Why ESG investing provides competitive advantage

By Mark Burgess | March 15, 2018 | Last updated on November 29, 2023
3 min read

Incorporating environmental, social and governance (ESG) factors into investment decisions is more than a niche practice for specialized funds. It’s become a “competitive advantage” for asset managers, says CIBC’s Dominique Barker.

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“It’s not just for socially responsible investing funds that have negative screening. It’s for all investments and [helps to make] better investment decisions for our end clients,” says Barker, portfolio manager and senior analyst of equities at CIBC Asset Management. She’s been mandated to lead efforts to include ESG factors into the research process.

“We’re finding that by understanding ESG issues and by engaging with management teams, it provides us with the insight that helps us actually determine the value and determine assumptions that we incorporate into our models,” she says.

ESG factors are especially helpful as a tool for measuring risk at individual companies, explains Barker. She points to a case where examining a mining company’s corporate social responsibility report helped her identify rising costs as well as better understand the company’s cost structure and value.

Read: Sustainable ways to offer responsible investing

As a result, incorporating such factors routinely helps her choose companies to hold in a portfolio.

“If I have two companies, and company A has a poor safety record in the energy industry, for example, and company [B] has an average record, and both companies have a similar valuation, I’m obviously going to choose the one that has a better safety record,” says Barker.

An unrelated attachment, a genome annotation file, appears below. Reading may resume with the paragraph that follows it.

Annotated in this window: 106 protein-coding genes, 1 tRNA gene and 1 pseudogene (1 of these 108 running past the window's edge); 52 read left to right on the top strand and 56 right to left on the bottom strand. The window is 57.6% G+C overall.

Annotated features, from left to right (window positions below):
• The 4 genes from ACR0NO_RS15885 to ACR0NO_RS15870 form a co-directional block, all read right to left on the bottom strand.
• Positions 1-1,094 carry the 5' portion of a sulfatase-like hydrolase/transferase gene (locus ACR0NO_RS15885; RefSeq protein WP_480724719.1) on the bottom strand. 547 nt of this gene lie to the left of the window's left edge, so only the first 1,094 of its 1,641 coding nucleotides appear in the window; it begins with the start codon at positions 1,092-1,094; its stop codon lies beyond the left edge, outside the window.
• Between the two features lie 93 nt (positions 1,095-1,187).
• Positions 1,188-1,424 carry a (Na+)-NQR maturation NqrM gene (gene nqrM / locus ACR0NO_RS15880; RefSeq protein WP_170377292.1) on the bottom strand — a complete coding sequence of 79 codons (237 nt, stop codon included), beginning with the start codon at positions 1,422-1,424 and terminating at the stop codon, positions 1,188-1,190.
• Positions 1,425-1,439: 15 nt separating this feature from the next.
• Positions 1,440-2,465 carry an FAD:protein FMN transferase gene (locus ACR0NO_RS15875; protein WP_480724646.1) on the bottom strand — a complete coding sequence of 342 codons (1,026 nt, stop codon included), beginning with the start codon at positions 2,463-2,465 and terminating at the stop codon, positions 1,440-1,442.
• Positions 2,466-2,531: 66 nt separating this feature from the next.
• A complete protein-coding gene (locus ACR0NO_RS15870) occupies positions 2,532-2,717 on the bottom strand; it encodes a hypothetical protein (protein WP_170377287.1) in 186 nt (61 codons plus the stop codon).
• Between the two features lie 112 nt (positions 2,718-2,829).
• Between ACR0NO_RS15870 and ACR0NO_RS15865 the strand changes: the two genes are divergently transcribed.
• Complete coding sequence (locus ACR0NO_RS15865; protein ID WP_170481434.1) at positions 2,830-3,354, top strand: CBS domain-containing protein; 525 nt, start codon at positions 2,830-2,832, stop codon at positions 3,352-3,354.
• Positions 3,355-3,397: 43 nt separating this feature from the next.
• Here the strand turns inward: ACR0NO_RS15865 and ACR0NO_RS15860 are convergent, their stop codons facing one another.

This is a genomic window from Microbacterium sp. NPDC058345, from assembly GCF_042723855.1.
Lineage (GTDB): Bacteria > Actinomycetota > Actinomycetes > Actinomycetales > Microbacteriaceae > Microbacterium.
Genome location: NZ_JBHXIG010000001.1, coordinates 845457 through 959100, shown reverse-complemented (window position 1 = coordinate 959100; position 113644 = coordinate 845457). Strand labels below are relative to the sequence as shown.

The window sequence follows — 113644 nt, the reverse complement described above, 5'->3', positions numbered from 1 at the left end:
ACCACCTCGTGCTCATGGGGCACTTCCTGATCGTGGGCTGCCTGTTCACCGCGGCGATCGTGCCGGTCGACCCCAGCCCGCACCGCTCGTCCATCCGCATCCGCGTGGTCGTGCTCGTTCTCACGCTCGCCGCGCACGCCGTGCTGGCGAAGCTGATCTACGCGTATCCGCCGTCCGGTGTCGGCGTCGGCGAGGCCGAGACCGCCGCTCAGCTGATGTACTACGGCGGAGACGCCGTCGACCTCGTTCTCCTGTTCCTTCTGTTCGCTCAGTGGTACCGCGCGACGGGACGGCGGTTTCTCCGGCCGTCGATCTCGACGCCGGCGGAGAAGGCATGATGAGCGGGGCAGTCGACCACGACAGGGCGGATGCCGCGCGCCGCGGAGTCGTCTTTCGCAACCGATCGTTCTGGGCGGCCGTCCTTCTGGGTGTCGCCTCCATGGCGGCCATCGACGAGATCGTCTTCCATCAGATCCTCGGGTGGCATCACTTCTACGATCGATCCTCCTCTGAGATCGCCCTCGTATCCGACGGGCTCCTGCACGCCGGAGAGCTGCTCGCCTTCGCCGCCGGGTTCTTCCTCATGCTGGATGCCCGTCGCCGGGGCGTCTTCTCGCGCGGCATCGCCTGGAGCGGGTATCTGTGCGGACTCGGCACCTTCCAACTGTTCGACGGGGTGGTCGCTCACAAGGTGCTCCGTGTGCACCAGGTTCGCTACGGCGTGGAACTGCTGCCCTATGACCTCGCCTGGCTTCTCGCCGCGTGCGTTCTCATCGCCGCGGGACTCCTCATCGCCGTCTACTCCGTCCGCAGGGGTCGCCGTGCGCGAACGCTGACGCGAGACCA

“You can only determine that by actually looking at the ESG factors and reading the corporate social responsibility reports, and actually measuring the risk on that factor.”

Read: Unsure how to use ESG analysis? Start with G, says RI expert

Brand value through quality ESG

A company’s brand value can potentially be damaged by social responsibility failures. “Any bad news can quickly be reflected in a stock price,” says Barker.

That’s why looking at companies in terms of their products’ sustainability, employee or community relations, environmental performance and human-rights practices is important. A failure or “glitch” in even one of these aspects that leads to bad press, she adds, can negatively impact the brand.

Read: Which country knows the most about sustainable investing?

Institutional investors are increasingly integrating ESG factors into investment analysis to manage risk and enhance returns, a February report from Natixis Investment Managers said. More than half of those surveyed said ESG investing helped to mitigate risk.

But ESG products are also becoming popular among retail investors, says Barker.

A September 2017 study from Mackenzie Investments that found investors want Canadian-owned, global investments also revealed the vast majority (91%) of respondents expect their reliance on socially responsible investments to increase or stay the same in the next two to three years.

Read: Responsible investment here to stay, despite hurdles

To help boost interest in such investments, the United Nations-supported Principles for Responsible Investment (PRI) suggested in its May 2017 blueprint for responsible investment that asset management firms can help “set the direction of markets” by focusing on mandates that “acknowledge the effects their investments have on the real economy and the societies in which [investors] live.”

CIBC Asset Management became a signatory of the PRI in November.


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This article is part of the AdvisorToGo program, powered by CIBC. It was written without input from the sponsor.

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Mark Burgess

Mark has been the managing editor of Advisor.ca since 2017. He has been covering business and politics for more than a decade. Email him at markb@newcom.ca.